Instead of fixing the airplane (or building a better aircraft altogether), they crammed more and more stuff into the poor little 109. 

 

Well, in my opinion it could handle increased power/weight surprisingly well. So well actually that it could stay competitive against all allied fighters till the very end. Thats quite remarkable for 1935 design.

 

And most of the pilots who flew them, didn't share your view about 'poor little 109'. 😉

Edited by DB605

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27 minutes ago, DB605 said:

And most of the pilots who flew them, didn't share your view about 'poor little 109'

 

Most pilots never flew another fighter and hence are no valiable source to ask. Incidentally, most pilots that had flown both preferred the 190 over the 109.

Rall, on flying the P-51, was pretty much blown away by it.

 

Eric Brown will tell you the 109 has rather iffy handling characteristics, as will most modern era pilots. Most of which have flown a couple of other warbirds before "stepping up" into the 109.

The latter is a manifestation of how much the aircraft couldn't handle additional power, weight and performance.

 

To quote the link provided by sevenless above:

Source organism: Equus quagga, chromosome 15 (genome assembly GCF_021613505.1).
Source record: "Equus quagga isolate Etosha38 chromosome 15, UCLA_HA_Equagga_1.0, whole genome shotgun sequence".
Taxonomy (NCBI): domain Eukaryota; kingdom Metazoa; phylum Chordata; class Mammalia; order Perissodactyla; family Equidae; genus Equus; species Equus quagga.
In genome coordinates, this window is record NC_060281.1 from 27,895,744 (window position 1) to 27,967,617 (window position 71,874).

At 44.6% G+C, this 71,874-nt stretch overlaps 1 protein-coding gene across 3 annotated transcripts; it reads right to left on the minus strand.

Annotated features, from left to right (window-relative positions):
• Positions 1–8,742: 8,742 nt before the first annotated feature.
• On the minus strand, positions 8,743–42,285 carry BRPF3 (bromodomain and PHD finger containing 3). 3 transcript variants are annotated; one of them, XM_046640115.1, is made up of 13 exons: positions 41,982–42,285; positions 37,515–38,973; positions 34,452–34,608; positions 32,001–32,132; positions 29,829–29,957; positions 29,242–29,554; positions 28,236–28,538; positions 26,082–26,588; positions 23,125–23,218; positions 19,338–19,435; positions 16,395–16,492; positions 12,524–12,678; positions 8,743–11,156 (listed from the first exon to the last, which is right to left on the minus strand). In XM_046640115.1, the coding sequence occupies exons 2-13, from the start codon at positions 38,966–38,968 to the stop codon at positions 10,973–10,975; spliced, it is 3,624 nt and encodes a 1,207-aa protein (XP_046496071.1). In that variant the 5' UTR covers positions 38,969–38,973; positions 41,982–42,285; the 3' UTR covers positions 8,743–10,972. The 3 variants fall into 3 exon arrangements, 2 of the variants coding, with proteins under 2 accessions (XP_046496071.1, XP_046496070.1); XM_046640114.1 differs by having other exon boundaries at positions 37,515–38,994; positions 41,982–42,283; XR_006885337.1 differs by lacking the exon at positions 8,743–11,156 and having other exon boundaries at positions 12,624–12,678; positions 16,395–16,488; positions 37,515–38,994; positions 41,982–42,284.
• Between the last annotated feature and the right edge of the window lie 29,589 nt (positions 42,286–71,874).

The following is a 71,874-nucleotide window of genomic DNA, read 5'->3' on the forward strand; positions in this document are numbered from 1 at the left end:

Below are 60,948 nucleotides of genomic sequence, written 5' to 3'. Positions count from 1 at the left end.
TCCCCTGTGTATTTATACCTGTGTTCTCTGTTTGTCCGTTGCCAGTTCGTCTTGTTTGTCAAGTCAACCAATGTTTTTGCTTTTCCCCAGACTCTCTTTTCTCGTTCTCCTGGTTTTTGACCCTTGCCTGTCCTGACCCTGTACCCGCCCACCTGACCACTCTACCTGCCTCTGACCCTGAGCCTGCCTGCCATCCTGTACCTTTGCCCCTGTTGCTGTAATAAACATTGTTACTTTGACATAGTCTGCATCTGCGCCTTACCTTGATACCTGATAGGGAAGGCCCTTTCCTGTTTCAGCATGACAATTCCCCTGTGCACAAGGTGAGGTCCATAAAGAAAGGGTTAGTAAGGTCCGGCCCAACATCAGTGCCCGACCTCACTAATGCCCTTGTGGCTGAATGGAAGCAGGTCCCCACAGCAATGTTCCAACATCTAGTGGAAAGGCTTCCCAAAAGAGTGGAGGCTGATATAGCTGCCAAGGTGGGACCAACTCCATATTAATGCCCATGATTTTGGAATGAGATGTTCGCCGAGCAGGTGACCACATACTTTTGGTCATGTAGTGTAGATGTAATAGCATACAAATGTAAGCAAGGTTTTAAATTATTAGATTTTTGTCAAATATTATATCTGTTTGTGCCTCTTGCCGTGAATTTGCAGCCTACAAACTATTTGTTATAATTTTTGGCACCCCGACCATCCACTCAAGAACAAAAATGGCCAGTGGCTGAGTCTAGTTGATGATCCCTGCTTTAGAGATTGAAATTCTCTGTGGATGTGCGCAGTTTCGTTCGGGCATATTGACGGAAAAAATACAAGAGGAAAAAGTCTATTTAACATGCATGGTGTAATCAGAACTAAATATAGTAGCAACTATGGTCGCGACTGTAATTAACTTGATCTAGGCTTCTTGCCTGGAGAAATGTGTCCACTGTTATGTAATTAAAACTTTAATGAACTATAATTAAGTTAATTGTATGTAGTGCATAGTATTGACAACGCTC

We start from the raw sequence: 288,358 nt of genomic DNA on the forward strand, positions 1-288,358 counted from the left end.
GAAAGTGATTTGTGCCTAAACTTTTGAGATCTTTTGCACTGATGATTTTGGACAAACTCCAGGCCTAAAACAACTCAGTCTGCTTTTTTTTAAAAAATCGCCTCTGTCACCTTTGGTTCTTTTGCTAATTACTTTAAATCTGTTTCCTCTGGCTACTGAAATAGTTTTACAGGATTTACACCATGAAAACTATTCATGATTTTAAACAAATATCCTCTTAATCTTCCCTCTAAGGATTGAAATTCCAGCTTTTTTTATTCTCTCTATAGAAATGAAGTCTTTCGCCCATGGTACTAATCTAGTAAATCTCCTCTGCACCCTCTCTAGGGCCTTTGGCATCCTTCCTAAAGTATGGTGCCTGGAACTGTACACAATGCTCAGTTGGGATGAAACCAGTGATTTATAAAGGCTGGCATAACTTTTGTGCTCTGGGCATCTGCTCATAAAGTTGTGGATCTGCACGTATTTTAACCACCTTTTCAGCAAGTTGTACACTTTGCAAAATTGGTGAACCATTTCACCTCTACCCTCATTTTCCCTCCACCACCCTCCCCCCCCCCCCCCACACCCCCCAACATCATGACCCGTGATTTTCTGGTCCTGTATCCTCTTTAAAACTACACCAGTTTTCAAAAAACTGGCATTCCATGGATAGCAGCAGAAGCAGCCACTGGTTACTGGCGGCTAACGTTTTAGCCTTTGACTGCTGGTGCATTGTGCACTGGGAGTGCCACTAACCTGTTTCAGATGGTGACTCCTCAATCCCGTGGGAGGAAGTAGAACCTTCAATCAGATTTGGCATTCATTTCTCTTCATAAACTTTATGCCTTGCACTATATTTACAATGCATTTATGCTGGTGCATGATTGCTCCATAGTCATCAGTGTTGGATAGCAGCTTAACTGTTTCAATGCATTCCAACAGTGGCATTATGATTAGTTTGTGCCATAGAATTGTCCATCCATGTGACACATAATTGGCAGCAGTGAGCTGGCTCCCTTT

Quote

"..It was on 25 August that I saw Hoeckner kill himself at Ziegenhain. His fighter powered off but flipped over at a height of around twenty metres and smashed into the ground. Those pilots that were already airborne and those just lifting off were completely stunned.... I almost met the same fate. The cockpits of our Me 109s were extremely cramped. With parachute, equipment and personal items it was sometimes difficult to get much leverage on the stick, wedged as it was in-between our knees. On one takeoff my machine veered off to starboard without me being able to do much about it - my knees got in the way of the stick movement. Fortunately I was already over the valley that ran along one side of the airfield. I was able to push the stick forward and pick up speed and managed to keep the aircraft under control by the skin of my teeth..." 

 

 

31 minutes ago, DB605 said: